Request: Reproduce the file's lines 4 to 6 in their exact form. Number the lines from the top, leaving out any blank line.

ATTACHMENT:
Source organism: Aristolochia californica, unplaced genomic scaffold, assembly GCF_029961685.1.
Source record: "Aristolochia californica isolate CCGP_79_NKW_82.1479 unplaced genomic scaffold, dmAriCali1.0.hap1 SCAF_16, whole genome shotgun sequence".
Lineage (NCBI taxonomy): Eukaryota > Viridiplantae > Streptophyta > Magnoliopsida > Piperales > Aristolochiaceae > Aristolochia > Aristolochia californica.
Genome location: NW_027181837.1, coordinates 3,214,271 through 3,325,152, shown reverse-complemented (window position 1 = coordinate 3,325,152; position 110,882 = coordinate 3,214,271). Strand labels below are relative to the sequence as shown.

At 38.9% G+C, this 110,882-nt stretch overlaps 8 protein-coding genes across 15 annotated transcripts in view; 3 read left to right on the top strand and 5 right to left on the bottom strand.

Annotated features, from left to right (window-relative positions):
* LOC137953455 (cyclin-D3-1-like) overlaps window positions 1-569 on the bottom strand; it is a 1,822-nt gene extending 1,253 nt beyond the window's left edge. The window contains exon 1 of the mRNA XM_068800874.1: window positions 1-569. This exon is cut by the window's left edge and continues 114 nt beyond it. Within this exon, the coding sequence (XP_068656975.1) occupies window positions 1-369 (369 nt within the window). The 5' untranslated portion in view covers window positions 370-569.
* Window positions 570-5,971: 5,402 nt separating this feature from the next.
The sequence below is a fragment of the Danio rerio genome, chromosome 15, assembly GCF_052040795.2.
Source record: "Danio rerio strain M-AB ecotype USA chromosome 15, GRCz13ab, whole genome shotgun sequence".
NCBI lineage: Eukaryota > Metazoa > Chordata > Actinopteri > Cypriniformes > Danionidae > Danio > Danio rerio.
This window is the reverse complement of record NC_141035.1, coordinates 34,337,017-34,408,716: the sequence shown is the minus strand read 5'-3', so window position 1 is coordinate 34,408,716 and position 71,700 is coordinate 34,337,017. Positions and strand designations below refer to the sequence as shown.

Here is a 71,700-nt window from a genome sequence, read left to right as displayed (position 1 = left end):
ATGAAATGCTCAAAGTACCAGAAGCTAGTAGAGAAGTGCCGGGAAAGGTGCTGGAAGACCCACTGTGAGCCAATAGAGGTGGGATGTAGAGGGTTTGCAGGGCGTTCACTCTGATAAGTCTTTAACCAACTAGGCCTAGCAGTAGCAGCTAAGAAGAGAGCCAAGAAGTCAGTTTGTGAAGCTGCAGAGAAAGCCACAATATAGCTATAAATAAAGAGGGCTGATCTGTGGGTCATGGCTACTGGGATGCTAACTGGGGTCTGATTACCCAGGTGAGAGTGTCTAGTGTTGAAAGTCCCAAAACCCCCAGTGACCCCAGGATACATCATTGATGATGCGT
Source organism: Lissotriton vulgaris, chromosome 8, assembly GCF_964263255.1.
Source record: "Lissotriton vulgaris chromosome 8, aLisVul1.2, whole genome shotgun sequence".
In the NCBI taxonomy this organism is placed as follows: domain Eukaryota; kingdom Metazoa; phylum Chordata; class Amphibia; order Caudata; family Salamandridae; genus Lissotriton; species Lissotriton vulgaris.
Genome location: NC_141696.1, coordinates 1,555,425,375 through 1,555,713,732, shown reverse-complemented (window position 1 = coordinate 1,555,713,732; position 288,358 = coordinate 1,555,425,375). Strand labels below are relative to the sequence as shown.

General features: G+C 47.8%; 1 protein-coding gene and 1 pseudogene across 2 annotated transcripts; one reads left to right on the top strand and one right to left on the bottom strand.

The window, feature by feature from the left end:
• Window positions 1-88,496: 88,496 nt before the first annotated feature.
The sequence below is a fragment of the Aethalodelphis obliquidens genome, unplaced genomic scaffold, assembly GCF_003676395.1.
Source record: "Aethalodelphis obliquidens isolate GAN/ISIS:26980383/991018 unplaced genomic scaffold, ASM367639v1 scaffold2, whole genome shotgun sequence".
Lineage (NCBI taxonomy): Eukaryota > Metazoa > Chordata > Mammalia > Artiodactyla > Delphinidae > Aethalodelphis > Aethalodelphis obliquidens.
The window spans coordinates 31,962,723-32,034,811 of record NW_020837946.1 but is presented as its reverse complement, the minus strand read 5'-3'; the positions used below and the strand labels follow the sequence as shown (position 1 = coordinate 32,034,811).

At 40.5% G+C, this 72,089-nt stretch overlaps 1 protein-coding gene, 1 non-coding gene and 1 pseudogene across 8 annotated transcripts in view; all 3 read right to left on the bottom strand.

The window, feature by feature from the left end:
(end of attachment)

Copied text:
Genome location: NW_027181837.1, coordinates 3,214,271 through 3,325,152, shown reverse-complemented (window position 1 = coordinate 3,325,152; position 110,882 = coordinate 3,214,271). Strand labels below are relative to the sequence as shown.

At 38.9% G+C, this 110,882-nt stretch overlaps 8 protein-coding genes across 15 annotated transcripts in view; 3 read left to right on the top strand and 5 right to left on the bottom strand.

Annotated features, from left to right (window-relative positions):